The church has a mission and purpose, received directly from Christ’s appointment. Despite her imperfections, Scripture does not seem to suggest that Jesus thought the church would need support from further external organizations. Rather, the Bible indicates that the church would perform the functions God would use to bring people into his covenant of grace. This two-part series explores this point’s implications for thinking about parachurch institutions in relation to the church’s ministry.
Christ created the church and continues to sustain the church by his Word. He commissioned the apostles to go make disciples of all nations by baptizing and by teaching to obey all that he commanded (Matt 28:19–20). God sent preachers throughout the world because, as Paul wrote of himself:
To me, though I am the very least of all the saints, this grace was given, to preach to the Gentiles the unsearchable riches of Christ, and to bring to light for everyone what is the plan of the mystery hidden for ages in God, who created all things, so that through the church the manifold wisdom of God might now be made known to the rulers and authorities in the heavenly places. (Eph 3:8–10; emphasis added)
Notably, Paul was graciously appointed as a preacher, a herald of the good news, to tell of Christ with the purpose that God’s wisdom would be known through the church. All things considered then, the church plays the critical role in applying Christ’s work to God’s elect. As the Westminster Confession of Faith 25.2 says, “The visible church…is the kingdom of the Lord Jesus Christ, the house of the family of God, out of which there is no ordinary possibility of salvation.” Although that theme is probably worth a post in itself, the confession’s point is that the church is the place of Christ’s special activity in the world as she goes about doing the work—namely preaching the gospel, administering the sacraments, and facilitating prayer—that Christ has appointed for her.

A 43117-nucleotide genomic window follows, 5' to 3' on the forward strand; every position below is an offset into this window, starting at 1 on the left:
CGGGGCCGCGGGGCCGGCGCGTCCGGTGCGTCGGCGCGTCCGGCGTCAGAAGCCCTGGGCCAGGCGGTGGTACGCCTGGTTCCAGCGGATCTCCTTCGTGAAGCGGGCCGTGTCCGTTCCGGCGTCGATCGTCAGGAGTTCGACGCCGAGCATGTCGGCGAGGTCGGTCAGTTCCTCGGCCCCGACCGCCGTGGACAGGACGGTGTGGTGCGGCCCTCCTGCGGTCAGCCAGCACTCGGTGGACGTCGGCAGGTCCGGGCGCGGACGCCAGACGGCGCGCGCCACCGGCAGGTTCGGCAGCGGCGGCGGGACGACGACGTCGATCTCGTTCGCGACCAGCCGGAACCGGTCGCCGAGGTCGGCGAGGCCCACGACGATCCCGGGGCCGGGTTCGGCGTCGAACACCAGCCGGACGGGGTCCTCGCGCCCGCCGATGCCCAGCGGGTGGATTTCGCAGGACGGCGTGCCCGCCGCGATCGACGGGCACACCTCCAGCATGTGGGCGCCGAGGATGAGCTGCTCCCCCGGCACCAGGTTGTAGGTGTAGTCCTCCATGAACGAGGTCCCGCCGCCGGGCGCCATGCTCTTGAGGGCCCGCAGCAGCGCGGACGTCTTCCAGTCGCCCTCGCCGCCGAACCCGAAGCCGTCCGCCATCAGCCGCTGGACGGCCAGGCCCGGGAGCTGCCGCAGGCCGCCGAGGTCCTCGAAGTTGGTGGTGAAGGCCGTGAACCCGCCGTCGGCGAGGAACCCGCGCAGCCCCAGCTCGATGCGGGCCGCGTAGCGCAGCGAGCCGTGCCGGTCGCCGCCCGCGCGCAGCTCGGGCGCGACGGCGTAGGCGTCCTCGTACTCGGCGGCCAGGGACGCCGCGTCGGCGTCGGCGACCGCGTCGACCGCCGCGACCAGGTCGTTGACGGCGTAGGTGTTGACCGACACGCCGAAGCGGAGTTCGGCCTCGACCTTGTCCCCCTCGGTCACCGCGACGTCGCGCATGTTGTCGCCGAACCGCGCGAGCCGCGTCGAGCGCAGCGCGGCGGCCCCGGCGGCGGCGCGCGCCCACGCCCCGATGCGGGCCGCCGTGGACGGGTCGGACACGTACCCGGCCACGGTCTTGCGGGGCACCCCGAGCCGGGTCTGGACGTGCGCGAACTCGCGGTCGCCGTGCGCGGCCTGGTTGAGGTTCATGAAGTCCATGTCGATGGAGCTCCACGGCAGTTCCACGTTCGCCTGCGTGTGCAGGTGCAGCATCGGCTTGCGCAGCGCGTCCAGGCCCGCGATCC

A glance at the wider evangelical world would likely suggest that parachurch organizations, rather than the church herself, played this key role in God’s redemptive plan. As I have paid more attention to organizations working on Christian causes in recent years, I have been struck by how many institutions label themselves as, or at least claim to have, a “ministry.” That claim might provoke a number of very different reactions but nonetheless seems worth analyzing concretely and with some thoughtfulness just to see what is involved and what we might think of it.
A few years back, I was contacted by a parachurch organization here in London, where I pastor at a church, asking for feedback from churches about what they do in London. I agreed to have a chat with one of the representatives from the survey company they were using to discuss my views. The mission of this parachurch organization focused largely on “helping” and “teaching” the church. In our discussion, the representative was clearly surprised, although I think thoughtfully so, by my predominantly negative view of their goals. My basic question was: Where in Scripture did Christ ever appoint anything besides the church to accomplish his mission on earth? If Christ appointed the church to do his work, then what possible rationale could there be for someone to “teach” the church how to do its job? What biblical evidence is there for someone stepping outside the ecclesiastical structures appointed in God’s Word to speak into (as the evangelicals would say) the church to help it? Now, maybe all this seems pessimistic or grumpy but hang with me.
What are we to do with Scripture’s sufficiency if the things God has promised to use to bring salvation to sinners are not enough on their own? Granted, the church often struggles in its mission, plagued by imperfections, mistakes, and of course sin. Such is expected as Christ appoints sinners to bear office in the church. Still, Jesus never said to look outside the church for help to learn how to do our mission. Rather, we ought to learn to look more at God’s Word itself to improve in the mission therein described. The parachurches that exist supposedly to teach and help the church seem to indicate that Christ’s own appointed means to reach the world are not enough. Rather, Christ’s means need propping up from the parachurch.
The survey representative asked me if there was any way that I thought this organization could help the church do outreach. This was a fascinating question that helps get to the heart of the issues involved. I said that, in fact, yes there is a way for this group to help the church do outreach. Local congregations, especially in the UK often have limited manpower to set up events, social or otherwise, where Christians can invite their friends to come spend time with their church family. Moreover, churches often lack capacity for creative ideas to this end and even more often lack funds, admin, and logistical capacity to pull them off. So, yes, this organization could provide a great service by helping churches organize and pull off this sort of event.